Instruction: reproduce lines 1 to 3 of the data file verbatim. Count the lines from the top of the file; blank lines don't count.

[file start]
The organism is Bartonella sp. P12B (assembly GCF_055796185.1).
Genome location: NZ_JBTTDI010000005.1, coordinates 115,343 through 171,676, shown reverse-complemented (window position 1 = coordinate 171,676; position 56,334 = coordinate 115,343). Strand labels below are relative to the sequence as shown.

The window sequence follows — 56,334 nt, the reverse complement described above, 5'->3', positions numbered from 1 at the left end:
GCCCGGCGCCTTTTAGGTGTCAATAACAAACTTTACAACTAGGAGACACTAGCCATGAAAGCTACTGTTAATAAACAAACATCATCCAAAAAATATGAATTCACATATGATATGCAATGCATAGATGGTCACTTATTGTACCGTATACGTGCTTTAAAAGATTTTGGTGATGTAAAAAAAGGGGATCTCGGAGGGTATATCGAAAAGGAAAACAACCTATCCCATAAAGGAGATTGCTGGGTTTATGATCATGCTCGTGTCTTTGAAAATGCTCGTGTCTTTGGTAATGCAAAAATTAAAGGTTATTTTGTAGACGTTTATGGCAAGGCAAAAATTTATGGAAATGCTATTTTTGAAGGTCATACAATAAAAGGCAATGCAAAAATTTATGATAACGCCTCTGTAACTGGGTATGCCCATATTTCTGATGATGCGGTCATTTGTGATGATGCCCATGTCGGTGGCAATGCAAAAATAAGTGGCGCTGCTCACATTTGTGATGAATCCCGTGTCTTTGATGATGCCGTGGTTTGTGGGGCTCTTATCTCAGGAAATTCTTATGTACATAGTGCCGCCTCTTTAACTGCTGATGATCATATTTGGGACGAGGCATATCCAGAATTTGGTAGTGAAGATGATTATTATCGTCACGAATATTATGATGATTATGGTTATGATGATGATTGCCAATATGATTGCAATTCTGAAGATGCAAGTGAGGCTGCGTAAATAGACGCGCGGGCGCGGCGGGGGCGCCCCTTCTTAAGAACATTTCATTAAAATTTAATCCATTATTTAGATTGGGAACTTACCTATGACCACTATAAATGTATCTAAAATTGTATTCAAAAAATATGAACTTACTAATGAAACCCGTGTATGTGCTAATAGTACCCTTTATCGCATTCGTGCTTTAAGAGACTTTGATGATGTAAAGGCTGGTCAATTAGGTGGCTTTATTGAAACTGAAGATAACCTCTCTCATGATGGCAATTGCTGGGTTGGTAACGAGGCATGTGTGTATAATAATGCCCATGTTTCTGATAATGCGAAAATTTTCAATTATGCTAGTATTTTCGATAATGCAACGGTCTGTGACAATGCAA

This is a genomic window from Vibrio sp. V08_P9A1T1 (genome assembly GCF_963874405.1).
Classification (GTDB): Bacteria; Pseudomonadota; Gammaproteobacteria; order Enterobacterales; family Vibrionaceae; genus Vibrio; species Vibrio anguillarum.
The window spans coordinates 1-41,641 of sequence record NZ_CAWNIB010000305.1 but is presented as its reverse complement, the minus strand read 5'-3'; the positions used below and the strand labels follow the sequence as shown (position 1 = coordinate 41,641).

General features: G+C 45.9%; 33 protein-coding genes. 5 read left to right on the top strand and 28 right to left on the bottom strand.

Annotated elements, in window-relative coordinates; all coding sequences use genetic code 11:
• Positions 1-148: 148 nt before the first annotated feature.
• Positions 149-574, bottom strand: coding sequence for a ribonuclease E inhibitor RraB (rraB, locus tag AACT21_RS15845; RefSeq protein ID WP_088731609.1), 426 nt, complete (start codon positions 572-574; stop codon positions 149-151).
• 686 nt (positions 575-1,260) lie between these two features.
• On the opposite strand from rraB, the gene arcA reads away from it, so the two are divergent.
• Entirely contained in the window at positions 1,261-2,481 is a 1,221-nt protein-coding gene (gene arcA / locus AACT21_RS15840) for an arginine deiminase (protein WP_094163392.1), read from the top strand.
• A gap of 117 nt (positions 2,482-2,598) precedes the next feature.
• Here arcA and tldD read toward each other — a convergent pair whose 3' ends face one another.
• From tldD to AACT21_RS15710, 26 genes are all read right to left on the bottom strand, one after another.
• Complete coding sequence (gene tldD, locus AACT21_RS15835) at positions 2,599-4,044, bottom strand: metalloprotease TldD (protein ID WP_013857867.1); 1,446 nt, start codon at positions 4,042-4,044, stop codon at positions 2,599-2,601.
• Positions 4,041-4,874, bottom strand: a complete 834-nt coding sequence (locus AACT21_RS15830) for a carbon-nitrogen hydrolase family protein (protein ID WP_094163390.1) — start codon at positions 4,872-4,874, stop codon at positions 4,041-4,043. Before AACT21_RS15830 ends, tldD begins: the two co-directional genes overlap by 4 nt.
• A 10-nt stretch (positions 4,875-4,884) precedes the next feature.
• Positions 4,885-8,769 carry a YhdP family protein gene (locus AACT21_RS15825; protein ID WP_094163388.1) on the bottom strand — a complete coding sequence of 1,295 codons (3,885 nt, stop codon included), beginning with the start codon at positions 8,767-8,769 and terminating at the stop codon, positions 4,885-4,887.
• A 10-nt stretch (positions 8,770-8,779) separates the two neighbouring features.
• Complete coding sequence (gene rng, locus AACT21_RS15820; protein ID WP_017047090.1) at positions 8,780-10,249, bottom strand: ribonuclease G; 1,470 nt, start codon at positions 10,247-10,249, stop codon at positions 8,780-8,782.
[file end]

The organism is Bartonella sp. P12B (assembly GCF_055796185.1).
Genome location: NZ_JBTTDI010000005.1, coordinates 115,343 through 171,676, shown reverse-complemented (window position 1 = coordinate 171,676; position 56,334 = coordinate 115,343). Strand labels below are relative to the sequence as shown.

The window sequence follows — 56,334 nt, the reverse complement described above, 5'->3', positions numbered from 1 at the left end: